Friday, December 30, 2011

Down and out in Stratford

October 12, 2011
Stratford, London

As my surroundings in Paris had taken a somewhat Gone With the Wind-esque flavor, it seemed only fitting that my illusion of being in the deep south should spill over into real life.

In the movie, right after Scarlet O’Hara kills a northern soldier, she says, “I’ll think about that tomorrah.”

In real life, I had told myself this very thing about my return to London to gather the rest of my possessions. And now “tomorrah” was staring me in the face.

The last few days had been…eventful. Now, I was alone, lying in bed, staring up at the ceiling of the dingy apartment that less than a month prior I had thought would be my new home. I was due back in Paris the next day, but I could barely walk (thanks to a mysteriously sprained ankle), my luggage outweighed me, and this was only one corner of the jigsaw puzzle disguised as my life that I needed to sort out. What can I say? I had risked it all. What was it that my friend James had said while I was in Seattle? Something like: “Ah, your heart has been scooped out with a dull spoon and plopped on the table.” Yeah, that was about right. My heart was mush. But there was something else there, too. Lying in the dim light I let the weight of my situation settle around me. Surprisingly, I didn’t cry or wallow. From deep down one thought filtered above all the others:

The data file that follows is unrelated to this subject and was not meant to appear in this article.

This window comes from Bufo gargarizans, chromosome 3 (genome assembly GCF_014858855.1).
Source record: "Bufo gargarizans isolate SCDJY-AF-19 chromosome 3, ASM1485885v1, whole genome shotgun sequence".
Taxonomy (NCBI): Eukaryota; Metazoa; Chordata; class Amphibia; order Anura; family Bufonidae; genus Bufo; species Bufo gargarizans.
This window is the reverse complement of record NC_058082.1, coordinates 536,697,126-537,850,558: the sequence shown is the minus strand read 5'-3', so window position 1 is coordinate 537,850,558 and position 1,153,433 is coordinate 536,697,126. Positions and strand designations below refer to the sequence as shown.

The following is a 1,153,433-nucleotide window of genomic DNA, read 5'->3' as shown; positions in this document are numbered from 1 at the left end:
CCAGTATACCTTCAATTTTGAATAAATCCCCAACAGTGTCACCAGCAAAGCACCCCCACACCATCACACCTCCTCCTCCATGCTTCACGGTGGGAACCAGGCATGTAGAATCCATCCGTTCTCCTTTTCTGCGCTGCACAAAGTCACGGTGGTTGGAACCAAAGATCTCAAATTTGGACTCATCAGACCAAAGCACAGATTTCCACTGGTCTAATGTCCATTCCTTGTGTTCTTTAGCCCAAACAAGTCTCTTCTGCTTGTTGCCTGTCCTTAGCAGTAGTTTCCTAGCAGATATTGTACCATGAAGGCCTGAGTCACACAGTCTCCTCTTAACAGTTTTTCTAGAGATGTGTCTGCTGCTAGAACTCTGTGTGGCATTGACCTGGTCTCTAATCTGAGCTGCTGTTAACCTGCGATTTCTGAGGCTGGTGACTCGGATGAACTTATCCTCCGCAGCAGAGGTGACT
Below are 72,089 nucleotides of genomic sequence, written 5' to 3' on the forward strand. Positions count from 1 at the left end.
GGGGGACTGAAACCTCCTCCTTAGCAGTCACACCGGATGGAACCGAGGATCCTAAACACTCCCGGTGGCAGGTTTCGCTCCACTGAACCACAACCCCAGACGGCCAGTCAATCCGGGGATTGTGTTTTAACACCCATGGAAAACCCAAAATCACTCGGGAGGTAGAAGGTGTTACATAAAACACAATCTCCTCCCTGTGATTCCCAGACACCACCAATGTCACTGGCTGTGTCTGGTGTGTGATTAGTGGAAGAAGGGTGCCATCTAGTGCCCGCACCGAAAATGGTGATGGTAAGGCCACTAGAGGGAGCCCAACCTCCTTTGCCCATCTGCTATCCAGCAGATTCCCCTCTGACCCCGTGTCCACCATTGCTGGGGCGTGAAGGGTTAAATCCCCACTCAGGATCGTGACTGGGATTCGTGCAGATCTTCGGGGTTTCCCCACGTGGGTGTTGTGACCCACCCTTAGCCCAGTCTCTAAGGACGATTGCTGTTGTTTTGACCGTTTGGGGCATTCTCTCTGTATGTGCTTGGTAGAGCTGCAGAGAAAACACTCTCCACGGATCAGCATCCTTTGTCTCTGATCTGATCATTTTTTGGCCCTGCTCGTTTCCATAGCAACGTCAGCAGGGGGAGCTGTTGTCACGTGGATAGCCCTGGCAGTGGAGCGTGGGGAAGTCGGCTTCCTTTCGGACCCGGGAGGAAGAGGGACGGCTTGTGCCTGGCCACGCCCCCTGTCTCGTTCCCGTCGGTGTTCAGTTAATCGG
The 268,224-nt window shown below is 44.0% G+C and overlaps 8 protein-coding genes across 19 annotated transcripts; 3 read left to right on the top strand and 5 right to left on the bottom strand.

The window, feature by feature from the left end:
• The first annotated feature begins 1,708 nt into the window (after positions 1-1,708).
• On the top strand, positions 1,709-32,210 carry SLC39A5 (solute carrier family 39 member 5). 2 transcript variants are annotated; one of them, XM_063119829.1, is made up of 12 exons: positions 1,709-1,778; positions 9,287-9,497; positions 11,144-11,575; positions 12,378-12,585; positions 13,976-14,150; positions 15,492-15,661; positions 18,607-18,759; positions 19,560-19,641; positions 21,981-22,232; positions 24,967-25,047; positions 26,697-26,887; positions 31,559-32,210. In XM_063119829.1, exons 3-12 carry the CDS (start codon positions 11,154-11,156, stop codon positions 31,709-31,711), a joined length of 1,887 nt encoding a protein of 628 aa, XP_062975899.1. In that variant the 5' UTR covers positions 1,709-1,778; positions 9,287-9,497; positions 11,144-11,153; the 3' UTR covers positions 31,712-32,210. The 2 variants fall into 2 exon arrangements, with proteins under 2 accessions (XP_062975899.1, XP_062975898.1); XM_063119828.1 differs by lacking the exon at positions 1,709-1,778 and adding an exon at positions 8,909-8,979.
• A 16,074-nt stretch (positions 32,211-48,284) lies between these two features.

I’m not going out like this.

I'm not leaving London on this note—I’m going to bury these memories and make new ones that will eclipse everything the last 10 months has brought.

I thought back on all my travels and the memories of the people I had met, what I had experienced and learned along the way. I had tucked these away in my mind and now began to retrieve them one by one like pulling out old boxes from an attic. But, instead of being dusty and grim, they were like bright, shiny, precious jewels. No matter how heavy my luggage is, how heavy my heart; these memories carry no weight.

As I took inventory of my life, I thought about my trip to San Francisco, the one I took a couple weeks before moving abroad over 3 ½ years ago. Right before I left, I had expressed my anxiety about not knowing what was ahead to my friend, Boogie, who I had met years earlier on a plane headed for Boston. He had shaken his head, raised his pint of beer towards me and said simply: “You’re the flame, darling…we’re the moths.”

The corners of my mouth curved slightly at this recollection.

Well, flame fucking ON! Helloooo, London...